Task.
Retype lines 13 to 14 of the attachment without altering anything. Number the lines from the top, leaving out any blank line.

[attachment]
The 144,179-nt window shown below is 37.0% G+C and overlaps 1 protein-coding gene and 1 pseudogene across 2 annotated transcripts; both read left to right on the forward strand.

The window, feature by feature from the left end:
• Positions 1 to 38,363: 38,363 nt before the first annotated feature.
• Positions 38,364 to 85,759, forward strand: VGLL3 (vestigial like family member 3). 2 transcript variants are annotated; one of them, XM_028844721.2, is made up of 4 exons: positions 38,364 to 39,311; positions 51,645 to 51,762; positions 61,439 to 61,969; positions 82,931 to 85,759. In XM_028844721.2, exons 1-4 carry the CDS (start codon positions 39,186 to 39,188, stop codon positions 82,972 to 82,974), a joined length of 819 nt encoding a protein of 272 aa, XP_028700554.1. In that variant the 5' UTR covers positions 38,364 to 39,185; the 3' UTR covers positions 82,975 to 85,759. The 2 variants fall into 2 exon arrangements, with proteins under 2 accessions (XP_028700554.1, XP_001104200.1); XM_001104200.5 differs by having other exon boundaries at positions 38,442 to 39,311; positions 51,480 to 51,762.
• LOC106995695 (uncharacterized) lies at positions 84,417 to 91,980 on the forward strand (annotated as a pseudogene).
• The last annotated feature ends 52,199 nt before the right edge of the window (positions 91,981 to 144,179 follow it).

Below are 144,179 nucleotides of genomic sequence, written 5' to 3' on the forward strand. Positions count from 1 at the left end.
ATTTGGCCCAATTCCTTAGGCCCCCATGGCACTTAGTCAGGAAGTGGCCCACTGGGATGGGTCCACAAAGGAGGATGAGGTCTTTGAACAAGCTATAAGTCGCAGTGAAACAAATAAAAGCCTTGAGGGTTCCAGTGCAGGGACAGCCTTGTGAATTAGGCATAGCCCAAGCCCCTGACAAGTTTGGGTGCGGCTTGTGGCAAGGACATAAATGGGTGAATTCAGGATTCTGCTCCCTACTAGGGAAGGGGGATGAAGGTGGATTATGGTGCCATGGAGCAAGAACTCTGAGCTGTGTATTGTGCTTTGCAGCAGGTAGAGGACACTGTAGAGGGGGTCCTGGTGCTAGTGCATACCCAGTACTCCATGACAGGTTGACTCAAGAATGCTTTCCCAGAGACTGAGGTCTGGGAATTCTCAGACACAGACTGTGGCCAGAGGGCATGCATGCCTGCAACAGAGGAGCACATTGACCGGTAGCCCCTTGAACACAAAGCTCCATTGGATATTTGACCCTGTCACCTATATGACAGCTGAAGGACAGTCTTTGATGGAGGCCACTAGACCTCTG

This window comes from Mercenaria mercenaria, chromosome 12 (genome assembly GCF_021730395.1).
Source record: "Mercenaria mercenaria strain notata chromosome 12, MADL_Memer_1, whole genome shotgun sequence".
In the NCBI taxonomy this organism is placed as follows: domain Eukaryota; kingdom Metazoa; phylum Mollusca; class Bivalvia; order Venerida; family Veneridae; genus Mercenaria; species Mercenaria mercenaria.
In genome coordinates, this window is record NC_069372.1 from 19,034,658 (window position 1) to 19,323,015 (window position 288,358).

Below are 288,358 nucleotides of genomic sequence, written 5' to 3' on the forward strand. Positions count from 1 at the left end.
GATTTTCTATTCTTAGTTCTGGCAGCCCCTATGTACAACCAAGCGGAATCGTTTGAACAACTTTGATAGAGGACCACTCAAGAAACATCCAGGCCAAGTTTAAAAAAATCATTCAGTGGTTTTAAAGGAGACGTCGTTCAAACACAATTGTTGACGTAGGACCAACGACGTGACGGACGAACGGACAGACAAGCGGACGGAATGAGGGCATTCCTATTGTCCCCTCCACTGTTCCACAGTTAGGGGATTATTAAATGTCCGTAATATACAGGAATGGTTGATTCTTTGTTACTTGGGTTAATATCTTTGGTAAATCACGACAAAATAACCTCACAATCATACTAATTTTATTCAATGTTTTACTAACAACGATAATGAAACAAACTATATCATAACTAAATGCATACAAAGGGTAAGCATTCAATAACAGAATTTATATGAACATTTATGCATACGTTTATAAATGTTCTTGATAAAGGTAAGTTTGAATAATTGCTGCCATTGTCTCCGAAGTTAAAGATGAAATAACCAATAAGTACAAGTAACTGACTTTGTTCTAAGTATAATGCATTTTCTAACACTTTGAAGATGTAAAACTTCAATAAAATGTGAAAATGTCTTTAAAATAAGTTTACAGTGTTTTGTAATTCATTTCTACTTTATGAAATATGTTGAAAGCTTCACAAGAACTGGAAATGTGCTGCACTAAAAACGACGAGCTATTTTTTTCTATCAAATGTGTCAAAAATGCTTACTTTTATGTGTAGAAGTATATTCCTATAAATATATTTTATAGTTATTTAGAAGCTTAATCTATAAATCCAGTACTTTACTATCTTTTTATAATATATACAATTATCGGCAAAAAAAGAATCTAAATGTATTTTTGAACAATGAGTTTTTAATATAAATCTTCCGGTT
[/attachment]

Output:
Below are 288,358 nucleotides of genomic sequence, written 5' to 3' on the forward strand. Positions count from 1 at the left end.
GATTTTCTATTCTTAGTTCTGGCAGCCCCTATGTACAACCAAGCGGAATCGTTTGAACAACTTTGATAGAGGACCACTCAAGAAACATCCAGGCCAAGTTTAAAAAAATCATTCAGTGGTTTTAAAGGAGACGTCGTTCAAACACAATTGTTGACGTAGGACCAACGACGTGACGGACGAACGGACAGACAAGCGGACGGAATGAGGGCATTCCTATTGTCCCCTCCACTGTTCCACAGTTAGGGGATTATTAAATGTCCGTAATATACAGGAATGGTTGATTCTTTGTTACTTGGGTTAATATCTTTGGTAAATCACGACAAAATAACCTCACAATCATACTAATTTTATTCAATGTTTTACTAACAACGATAATGAAACAAACTATATCATAACTAAATGCATACAAAGGGTAAGCATTCAATAACAGAATTTATATGAACATTTATGCATACGTTTATAAATGTTCTTGATAAAGGTAAGTTTGAATAATTGCTGCCATTGTCTCCGAAGTTAAAGATGAAATAACCAATAAGTACAAGTAACTGACTTTGTTCTAAGTATAATGCATTTTCTAACACTTTGAAGATGTAAAACTTCAATAAAATGTGAAAATGTCTTTAAAATAAGTTTACAGTGTTTTGTAATTCATTTCTACTTTATGAAATATGTTGAAAGCTTCACAAGAACTGGAAATGTGCTGCACTAAAAACGACGAGCTATTTTTTTCTATCAAATGTGTCAAAAATGCTTACTTTTATGTGTAGAAGTATATTCCTATAAATATATTTTATAGTTATTTAGAAGCTTAATCTATAAATCCAGTACTTTACTATCTTTTTATAATATATACAATTATCGGCAAAAAAAGAATCTAAATGTATTTTTGAACAATGAGTTTTTAATATAAATCTTCCGGTT